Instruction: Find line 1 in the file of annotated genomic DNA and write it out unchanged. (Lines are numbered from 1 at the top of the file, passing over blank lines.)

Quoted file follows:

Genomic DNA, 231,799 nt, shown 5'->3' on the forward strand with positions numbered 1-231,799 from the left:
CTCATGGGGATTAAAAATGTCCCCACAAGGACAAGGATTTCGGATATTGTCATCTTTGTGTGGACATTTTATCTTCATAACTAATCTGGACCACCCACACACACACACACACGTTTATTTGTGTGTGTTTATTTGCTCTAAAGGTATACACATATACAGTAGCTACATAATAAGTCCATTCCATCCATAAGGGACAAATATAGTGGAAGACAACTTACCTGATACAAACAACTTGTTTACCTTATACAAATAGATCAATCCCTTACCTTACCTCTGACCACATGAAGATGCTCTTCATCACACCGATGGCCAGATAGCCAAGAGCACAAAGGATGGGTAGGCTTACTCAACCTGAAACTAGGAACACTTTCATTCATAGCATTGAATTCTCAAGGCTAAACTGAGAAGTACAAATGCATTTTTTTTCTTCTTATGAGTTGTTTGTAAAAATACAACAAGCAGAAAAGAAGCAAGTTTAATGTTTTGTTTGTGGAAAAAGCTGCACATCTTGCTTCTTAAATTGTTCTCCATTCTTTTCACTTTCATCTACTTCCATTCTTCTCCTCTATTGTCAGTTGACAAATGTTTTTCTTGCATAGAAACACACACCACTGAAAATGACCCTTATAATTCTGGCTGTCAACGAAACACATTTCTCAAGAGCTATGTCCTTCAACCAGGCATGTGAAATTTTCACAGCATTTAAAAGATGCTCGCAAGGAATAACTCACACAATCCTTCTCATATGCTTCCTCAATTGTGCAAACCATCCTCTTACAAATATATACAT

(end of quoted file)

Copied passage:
Genomic DNA, 231,799 nt, shown 5'->3' on the forward strand with positions numbered 1-231,799 from the left: